Manuel Antonio National Park, Costa RicaManuel Antonio National Park, Costa Rica
The main tip for visiting Manuel Antonio is to arrive early to beat the crowds. Being such a popular destination, it soon fills up and the beaches in particular can become very crowded. Therefore, try to arrive in the morning to make the most of the peace and quiet within the park. If you're driving in, there are several options for parking. If you get there early enough there is some parking directly outside of the park, otherwise, you can park quite cheaply at the side of the road by the beach, just down the road from the park. Also, there are no shops of cafes inside the park so make sure that you bring sufficient food and drink for the day.

Manuel Antonio National Park, Costa RicaManuel Antonio National Park, Costa Rica

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Despite its small size, there is still plenty to see and do here and you could easily spend a whole day wandering along the many trails through the forest and relaxing on one of several beaches. The trails vary in length and difficulty from nice, flat trails suitable for all ages to steeper inclines that take you to some high up lookout points. The Miradores Trail in particular leads you up a series of inclines and steps to some fantastic view points including one that looks out at Punta Serrucho, a narrow strip of jagged coastline jutting out into the ocean (above).

White-headed Capuchin Monkey, Costa RicaWhite-headed Capuchin Monkey, Costa Rica Three-toed sloth at Manuel Antonio National Park, Costa Rica,Three-toed sloth at Manuel Antonio National Park, Costa Rica,
There is so much wildlife to be seen in such a small space. In addition to the many sloths that we saw, the highlights would probably have to be the cheeky White-headed Capuchin Monkeys that were in abundance around the beaches. They are not shy of humans so keep a close eye on your food and drinks! Other animals around the beach included Raccoons as well as Iguanas. Deeper within the forest, away from the busy beaches, White-nosed Coatis scurry through the undergrowth and we even saw a Central American Squirrel Monkey climbing through the trees. Also, look and listen out for the noisy Mantled Howler Monkeys who's loud howls can be heard throughout the forest. To increase your chances of seeing wildlife, you are able to hire an experienced guide at the main entrance of the park. However, as there is so much wildlife around, you're bound to see loads anyway, especially as most people within the National Park are very friendly and will point creatures out to you as you walk around. Although a guide would be useful if you were interested in spotting less obvious species such as insects, amphibians and reptiles.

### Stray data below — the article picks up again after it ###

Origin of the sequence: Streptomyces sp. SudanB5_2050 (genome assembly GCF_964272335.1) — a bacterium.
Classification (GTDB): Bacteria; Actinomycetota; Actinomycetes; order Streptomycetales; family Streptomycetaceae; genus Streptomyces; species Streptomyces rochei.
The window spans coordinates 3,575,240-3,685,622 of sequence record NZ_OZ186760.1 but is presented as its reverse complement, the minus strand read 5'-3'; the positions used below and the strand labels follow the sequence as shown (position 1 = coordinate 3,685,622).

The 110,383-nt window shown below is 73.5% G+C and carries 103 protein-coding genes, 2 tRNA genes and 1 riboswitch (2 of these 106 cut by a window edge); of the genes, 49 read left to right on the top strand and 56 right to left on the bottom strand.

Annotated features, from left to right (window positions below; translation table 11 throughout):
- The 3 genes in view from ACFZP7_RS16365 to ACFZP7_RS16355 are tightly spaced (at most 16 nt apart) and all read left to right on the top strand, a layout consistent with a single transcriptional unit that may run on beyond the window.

Raccoon at Manuel Antonio National Park, Costa Rica,Raccoon at Manuel Antonio National Park, Costa Rica, White-headed Capuchin Monkey, Costa RicaWhite-headed Capuchin Monkey, Costa Rica
If you want to go somewhere to relax and spot a huge amount of wildlife without going very far, then Manuel Antonio National Park is the place to go. Despite being significantly busier than all of the other places we visited in Costa Rica, it is certainly well worth a visit, particularly if you are hoping to tick seeing a wild sloth off of your bucket list.

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Monteverde Cloud Forest, Costa Rica

April 27, 2019  •  Leave a Comment


Monteverde is a spectacular place to visit while you're travelling in Costa Rica. Home to the impressive cloud forests formed by dense, low-hanging clouds, there are eight different biological reserves to explore with an abundance of flora and fauna. Located over 1,400 metres above sea level, it is a long drive along bumpy, narrow roads but it is definitely worth it when you get to the top!